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Lessons Learned from Working with Engineering

This relationship is the most important of all, and the one that potentially has the most conflict. I’m no Dr. Phil of product management, but I can say that what has worked for me is making engineering an ally in interpreting and responding to the market with product direction.

  • Share product ownership with your products’ engineers. Partner and team with engineering; specifically, spend time understanding engineering’s perspective on your products. Share ownership for the product and its future, and work to create a cooperative environment with engineering.
  • Pursue product expertise relentlessly. Becoming a product expert starts by realizing that there’s no such thing as an "instant expert." Work with engineering to appreciate which decisions they’ve made on your product and why—that effort goes a long way toward giving you a solid foundation to manage your products as effectively as possible.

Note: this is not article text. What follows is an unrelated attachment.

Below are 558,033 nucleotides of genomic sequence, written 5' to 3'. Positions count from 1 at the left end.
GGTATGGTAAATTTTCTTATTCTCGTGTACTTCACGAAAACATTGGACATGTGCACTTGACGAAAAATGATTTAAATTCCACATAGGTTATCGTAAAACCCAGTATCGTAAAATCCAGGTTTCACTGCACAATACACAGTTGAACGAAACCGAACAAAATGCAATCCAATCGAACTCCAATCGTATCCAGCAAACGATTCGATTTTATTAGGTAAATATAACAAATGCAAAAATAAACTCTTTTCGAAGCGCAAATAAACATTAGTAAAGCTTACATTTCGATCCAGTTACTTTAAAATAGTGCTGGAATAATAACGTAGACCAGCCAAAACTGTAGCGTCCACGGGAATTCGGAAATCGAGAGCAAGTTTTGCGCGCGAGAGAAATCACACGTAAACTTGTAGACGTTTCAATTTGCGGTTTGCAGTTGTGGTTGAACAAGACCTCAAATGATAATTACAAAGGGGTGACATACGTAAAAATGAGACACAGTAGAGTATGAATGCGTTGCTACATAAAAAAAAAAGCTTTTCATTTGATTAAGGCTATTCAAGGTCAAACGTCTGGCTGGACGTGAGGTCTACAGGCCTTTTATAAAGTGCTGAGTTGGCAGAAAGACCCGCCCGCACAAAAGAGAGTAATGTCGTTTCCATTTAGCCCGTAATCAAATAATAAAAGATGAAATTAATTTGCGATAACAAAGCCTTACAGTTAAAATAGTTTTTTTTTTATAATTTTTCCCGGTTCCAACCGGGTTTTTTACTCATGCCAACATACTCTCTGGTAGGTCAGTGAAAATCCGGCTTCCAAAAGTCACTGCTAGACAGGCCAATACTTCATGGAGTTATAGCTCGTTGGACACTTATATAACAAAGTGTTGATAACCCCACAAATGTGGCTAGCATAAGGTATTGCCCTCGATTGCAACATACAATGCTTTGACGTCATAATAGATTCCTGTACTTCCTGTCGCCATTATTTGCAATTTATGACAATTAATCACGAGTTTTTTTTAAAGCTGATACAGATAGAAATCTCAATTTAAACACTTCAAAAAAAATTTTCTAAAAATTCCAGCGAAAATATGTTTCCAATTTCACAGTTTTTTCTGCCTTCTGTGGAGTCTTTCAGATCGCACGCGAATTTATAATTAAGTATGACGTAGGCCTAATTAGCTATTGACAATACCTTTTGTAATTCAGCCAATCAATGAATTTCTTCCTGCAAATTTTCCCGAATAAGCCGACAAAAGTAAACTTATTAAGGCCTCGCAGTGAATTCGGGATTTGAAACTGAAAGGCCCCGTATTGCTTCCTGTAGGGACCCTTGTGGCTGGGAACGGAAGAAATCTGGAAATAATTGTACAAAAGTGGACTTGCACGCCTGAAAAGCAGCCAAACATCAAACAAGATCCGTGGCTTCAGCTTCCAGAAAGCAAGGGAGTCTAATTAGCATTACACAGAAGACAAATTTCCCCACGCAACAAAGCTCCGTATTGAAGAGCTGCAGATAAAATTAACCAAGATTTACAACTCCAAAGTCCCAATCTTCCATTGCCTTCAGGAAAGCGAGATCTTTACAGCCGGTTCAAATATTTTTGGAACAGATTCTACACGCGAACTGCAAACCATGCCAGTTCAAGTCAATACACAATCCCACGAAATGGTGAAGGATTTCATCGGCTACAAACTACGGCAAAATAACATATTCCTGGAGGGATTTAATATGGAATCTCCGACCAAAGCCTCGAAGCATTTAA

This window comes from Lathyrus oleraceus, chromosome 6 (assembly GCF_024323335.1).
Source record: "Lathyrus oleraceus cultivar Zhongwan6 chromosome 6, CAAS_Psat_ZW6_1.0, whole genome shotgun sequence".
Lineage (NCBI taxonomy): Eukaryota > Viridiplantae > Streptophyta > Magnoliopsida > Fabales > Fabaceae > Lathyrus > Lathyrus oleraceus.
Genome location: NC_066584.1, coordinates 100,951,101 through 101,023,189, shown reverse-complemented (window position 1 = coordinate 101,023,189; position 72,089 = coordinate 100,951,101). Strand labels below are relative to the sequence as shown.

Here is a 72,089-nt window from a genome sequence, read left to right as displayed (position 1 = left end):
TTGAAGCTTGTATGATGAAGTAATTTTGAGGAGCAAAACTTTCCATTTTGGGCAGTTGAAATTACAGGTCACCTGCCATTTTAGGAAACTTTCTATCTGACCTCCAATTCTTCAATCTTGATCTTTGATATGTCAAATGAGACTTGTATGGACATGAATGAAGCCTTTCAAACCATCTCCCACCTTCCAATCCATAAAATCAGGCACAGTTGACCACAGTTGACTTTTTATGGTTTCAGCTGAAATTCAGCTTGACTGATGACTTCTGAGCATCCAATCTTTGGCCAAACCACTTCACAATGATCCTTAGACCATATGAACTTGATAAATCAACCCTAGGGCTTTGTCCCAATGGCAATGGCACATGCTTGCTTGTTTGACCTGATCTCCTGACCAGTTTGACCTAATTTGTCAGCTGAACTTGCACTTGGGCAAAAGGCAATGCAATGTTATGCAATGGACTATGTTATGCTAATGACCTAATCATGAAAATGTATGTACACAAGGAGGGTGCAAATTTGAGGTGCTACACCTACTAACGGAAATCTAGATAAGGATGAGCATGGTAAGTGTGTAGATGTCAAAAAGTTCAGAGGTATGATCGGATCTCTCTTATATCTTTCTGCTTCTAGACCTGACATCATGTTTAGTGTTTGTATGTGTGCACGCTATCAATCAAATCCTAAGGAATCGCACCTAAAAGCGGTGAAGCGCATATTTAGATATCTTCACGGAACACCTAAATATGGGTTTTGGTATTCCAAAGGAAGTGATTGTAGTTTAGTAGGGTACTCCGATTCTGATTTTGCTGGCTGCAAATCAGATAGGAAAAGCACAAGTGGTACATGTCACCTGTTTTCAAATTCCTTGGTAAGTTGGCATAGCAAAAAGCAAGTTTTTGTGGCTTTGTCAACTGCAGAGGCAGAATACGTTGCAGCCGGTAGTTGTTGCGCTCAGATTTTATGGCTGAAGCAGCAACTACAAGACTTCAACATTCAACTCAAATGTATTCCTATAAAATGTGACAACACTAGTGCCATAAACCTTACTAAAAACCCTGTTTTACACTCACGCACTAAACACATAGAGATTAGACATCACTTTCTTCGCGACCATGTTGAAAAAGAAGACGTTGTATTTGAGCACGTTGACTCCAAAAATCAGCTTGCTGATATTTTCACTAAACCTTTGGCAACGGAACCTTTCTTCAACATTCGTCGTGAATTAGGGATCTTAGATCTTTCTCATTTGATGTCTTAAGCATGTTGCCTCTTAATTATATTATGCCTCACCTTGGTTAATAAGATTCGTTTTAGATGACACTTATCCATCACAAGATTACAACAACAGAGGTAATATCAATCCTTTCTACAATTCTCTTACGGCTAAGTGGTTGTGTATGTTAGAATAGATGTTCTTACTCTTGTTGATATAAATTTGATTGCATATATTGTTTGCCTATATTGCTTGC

• Be a de facto leader of development via customer and competitive intelligence. This strategy takes effort, and it’s worthwhile for any product manager to establish his or her role as delivering in-depth customer and competitive intelligence. Often, when the next generation of a product is being developed, engineering needs input on what customers want. By committing to be the leader in terms of customer and competitive intelligence, you can guide product development more effectively.
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